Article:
Virtual Machines are priceless for those who know their uses, as the repetitive theme of VM-detection features in backdoors and file-locking Trojans assert readily. Even so, not everyone wants or needs a VM and may change their mind about the presence of tools like Oracle's VirtualBox program. A thorough, manual uninstall of VirtualBox isn't always as easy as with less-technically-oriented applications, but most users should handle it with very little work.
Depending on the operating system, users require different steps for removing VirtualBox completely. However, most installers for VirtualBox also include a 'remove installation' option. Run the installer and choose to remove it. The installer version should match that of the VirtualBox installation. Some users of out-of-date versions may ironically require updating VirtualBox before the 'remove' option appears in the installer.
Still, users who prefer or require different removal options have them. For example, Linux users can delete VirtualBox with a terminal command:
sudo apt-get purge virtualbox*
The above command consists of a term for root privileges (sudo or 'superuser do'), a package-removal phrase (apt-get purge; apt-get also has other uses, such as installation), and the program's name with an asterisk. The asterisk is a 'wild card' that stands in for any or no other characters. Although it looks complicated, the syntax is simple for users with an understanding of the individual terms.
Windows users can remove VirtualBox by clicking the Start menu, scrolling down the right side until they see the VirtualBox icon, right-click it and choose Uninstall. Another option, more comfortable in some cases, is opening the Control Panel's application list by typing 'Add or remove programs' in the taskbar and clicking the top result. Left-click instead of right-clicking the VirtualBox entry near the bottom (the list is in alphabetical order). Uninstall as usual.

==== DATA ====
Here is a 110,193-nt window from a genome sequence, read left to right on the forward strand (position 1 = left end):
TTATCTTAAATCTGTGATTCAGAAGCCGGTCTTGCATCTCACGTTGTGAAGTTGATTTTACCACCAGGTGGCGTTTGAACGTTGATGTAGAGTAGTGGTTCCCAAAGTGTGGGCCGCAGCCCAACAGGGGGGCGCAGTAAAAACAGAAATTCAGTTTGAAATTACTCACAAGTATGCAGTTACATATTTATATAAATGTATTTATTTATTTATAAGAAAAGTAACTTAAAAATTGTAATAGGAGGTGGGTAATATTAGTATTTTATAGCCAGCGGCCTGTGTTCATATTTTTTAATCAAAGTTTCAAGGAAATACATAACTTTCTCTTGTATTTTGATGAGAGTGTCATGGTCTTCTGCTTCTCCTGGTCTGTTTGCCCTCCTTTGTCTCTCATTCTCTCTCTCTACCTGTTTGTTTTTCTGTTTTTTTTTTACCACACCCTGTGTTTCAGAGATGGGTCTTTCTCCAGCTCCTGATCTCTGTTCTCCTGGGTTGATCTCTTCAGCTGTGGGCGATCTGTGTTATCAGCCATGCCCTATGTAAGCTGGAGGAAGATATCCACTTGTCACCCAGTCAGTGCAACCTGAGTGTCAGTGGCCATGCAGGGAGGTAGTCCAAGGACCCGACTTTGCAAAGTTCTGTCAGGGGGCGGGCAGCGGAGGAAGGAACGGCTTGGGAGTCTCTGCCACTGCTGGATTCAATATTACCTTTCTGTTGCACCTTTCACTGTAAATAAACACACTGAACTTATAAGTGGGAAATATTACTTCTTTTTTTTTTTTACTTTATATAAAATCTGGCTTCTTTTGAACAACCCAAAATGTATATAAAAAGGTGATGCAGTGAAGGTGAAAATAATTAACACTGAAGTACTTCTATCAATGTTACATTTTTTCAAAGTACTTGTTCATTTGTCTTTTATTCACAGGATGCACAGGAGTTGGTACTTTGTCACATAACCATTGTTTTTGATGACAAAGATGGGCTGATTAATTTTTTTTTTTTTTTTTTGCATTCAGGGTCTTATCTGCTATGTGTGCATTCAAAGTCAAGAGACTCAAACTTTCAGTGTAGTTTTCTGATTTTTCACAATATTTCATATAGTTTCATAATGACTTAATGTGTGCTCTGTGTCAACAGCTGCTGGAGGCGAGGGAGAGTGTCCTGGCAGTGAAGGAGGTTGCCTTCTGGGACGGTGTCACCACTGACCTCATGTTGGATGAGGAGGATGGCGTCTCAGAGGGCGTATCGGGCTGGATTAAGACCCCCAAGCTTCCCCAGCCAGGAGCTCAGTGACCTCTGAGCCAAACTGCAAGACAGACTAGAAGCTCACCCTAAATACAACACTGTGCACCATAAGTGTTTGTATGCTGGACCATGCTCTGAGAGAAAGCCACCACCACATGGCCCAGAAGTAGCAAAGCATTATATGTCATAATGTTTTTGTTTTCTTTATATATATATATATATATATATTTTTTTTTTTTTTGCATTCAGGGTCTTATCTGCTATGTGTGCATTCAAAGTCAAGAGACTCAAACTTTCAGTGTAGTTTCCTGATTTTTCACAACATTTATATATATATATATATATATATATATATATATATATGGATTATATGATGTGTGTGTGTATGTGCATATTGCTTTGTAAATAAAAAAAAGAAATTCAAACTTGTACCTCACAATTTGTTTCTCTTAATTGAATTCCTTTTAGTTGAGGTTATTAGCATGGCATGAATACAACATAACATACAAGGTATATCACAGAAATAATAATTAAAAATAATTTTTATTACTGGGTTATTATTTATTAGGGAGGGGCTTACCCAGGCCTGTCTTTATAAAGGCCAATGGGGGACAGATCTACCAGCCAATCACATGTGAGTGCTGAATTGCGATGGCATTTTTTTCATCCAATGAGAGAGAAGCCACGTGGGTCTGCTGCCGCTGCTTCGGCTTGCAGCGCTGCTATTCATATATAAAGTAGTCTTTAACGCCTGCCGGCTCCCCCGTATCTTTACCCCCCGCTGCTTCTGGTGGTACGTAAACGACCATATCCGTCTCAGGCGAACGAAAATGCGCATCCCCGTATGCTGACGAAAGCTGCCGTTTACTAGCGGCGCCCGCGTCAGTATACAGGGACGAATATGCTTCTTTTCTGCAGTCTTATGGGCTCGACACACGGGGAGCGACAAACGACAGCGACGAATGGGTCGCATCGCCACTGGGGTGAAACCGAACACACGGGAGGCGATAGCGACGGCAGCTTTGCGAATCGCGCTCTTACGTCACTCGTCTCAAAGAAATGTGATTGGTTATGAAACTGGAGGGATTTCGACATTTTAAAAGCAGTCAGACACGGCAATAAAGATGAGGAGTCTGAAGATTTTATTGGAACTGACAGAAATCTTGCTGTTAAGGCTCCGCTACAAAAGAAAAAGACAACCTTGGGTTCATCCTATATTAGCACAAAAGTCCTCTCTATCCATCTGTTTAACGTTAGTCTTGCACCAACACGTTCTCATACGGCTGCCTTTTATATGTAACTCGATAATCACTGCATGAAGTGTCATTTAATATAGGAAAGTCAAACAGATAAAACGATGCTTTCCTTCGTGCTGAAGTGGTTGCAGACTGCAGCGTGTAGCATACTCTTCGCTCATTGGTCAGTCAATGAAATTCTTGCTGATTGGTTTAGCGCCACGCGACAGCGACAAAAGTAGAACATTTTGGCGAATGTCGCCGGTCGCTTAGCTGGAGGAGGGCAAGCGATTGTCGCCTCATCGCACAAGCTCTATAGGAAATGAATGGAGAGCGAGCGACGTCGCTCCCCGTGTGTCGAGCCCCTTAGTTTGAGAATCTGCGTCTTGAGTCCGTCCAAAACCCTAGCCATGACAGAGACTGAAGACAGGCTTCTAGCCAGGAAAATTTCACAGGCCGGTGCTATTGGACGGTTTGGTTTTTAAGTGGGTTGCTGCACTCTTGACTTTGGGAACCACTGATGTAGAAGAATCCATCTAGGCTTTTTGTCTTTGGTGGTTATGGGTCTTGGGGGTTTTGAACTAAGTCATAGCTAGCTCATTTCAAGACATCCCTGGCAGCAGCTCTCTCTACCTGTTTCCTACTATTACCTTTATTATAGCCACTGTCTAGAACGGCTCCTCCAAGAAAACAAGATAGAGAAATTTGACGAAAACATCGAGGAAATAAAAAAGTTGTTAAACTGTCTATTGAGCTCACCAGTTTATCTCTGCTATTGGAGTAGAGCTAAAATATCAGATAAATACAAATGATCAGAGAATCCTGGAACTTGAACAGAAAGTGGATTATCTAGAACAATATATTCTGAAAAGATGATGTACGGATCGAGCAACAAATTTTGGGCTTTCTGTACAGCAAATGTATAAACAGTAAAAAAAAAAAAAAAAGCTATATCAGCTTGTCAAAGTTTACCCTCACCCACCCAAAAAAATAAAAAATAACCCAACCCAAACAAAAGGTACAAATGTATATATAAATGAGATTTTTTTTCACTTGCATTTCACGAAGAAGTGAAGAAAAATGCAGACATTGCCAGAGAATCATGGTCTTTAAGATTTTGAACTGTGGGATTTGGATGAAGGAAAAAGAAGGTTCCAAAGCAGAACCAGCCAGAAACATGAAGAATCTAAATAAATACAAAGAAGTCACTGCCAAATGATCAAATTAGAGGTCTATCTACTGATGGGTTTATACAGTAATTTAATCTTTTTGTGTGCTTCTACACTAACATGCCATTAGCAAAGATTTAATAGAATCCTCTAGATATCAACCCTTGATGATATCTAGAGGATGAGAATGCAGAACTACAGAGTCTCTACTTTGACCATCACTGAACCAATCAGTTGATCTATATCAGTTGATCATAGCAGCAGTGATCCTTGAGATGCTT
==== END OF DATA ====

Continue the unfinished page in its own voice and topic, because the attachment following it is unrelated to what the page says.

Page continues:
During the uninstall routine, users may see an unusual prompt asking about changes to the computer. This feature is the UAC or User Account Control, which prevents unwanted entities from making unauthorized changes to the system's software – either installing or removing it. Select 'Yes' and proceed with the rest of the uninstall process. Users seeing these pop-up warnings too often or too infrequently can change them from the Windows UAC Settings menu.
In the macOS branch, users have a dedicated removal tool. Open the 'VirtualBox_Uninstall.tool' after mounting the VirtualBox disk image file. There should be a yes/no prompt for removing the program. Type 'yes,' press enter, and wait for the uninstall routine's completion before you close the window.
More in-depth, manual removal of software usually is possible but is practical or safe for the average user rarely. Experts recommend reserving manual removal of VirtualBox for a final solution after testing all other options. Users should note that VirtualBox includes numerous dependencies in various locations ('usr/local/bin,' 'Library/Python,' and 'Library/Application' are some general examples), all of which require deletion for a full uninstall.
Fortunately, VirtualBox isn't aggressive about its installation or system persistence practices. Most users can remove the program without ever needing anything more than its bundled tool or the most basic UI navigation.